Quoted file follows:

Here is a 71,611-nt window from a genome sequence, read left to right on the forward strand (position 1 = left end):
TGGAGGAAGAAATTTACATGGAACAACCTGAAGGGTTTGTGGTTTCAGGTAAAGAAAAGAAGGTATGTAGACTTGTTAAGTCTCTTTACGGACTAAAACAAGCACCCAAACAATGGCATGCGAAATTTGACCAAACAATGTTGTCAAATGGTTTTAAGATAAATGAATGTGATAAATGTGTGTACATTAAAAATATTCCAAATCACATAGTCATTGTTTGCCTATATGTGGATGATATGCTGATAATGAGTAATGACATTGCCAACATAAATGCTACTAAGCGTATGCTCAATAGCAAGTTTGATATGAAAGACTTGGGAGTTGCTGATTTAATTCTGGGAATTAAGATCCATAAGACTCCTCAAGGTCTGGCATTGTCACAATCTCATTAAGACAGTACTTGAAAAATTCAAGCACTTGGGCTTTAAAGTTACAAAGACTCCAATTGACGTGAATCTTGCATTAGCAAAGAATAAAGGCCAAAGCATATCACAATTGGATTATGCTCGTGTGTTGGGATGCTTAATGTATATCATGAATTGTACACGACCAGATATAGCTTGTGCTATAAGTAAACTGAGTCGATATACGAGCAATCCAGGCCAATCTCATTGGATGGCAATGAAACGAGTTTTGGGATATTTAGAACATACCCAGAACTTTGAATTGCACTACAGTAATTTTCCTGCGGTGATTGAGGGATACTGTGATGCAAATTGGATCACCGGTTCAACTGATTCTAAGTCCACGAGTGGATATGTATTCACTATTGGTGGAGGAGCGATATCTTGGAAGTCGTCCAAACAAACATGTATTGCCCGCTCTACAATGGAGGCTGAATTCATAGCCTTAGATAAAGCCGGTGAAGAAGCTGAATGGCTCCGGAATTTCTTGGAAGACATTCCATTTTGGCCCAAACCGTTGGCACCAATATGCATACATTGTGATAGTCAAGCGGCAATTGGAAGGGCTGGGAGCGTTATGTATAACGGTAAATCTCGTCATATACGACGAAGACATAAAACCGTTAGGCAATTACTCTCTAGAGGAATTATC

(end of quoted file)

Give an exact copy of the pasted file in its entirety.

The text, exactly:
Here is a 71,611-nt window from a genome sequence, read left to right on the forward strand (position 1 = left end):
TGGAGGAAGAAATTTACATGGAACAACCTGAAGGGTTTGTGGTTTCAGGTAAAGAAAAGAAGGTATGTAGACTTGTTAAGTCTCTTTACGGACTAAAACAAGCACCCAAACAATGGCATGCGAAATTTGACCAAACAATGTTGTCAAATGGTTTTAAGATAAATGAATGTGATAAATGTGTGTACATTAAAAATATTCCAAATCACATAGTCATTGTTTGCCTATATGTGGATGATATGCTGATAATGAGTAATGACATTGCCAACATAAATGCTACTAAGCGTATGCTCAATAGCAAGTTTGATATGAAAGACTTGGGAGTTGCTGATTTAATTCTGGGAATTAAGATCCATAAGACTCCTCAAGGTCTGGCATTGTCACAATCTCATTAAGACAGTACTTGAAAAATTCAAGCACTTGGGCTTTAAAGTTACAAAGACTCCAATTGACGTGAATCTTGCATTAGCAAAGAATAAAGGCCAAAGCATATCACAATTGGATTATGCTCGTGTGTTGGGATGCTTAATGTATATCATGAATTGTACACGACCAGATATAGCTTGTGCTATAAGTAAACTGAGTCGATATACGAGCAATCCAGGCCAATCTCATTGGATGGCAATGAAACGAGTTTTGGGATATTTAGAACATACCCAGAACTTTGAATTGCACTACAGTAATTTTCCTGCGGTGATTGAGGGATACTGTGATGCAAATTGGATCACCGGTTCAACTGATTCTAAGTCCACGAGTGGATATGTATTCACTATTGGTGGAGGAGCGATATCTTGGAAGTCGTCCAAACAAACATGTATTGCCCGCTCTACAATGGAGGCTGAATTCATAGCCTTAGATAAAGCCGGTGAAGAAGCTGAATGGCTCCGGAATTTCTTGGAAGACATTCCATTTTGGCCCAAACCGTTGGCACCAATATGCATACATTGTGATAGTCAAGCGGCAATTGGAAGGGCTGGGAGCGTTATGTATAACGGTAAATCTCGTCATATACGACGAAGACATAAAACCGTTAGGCAATTACTCTCTAGAGGAATTATC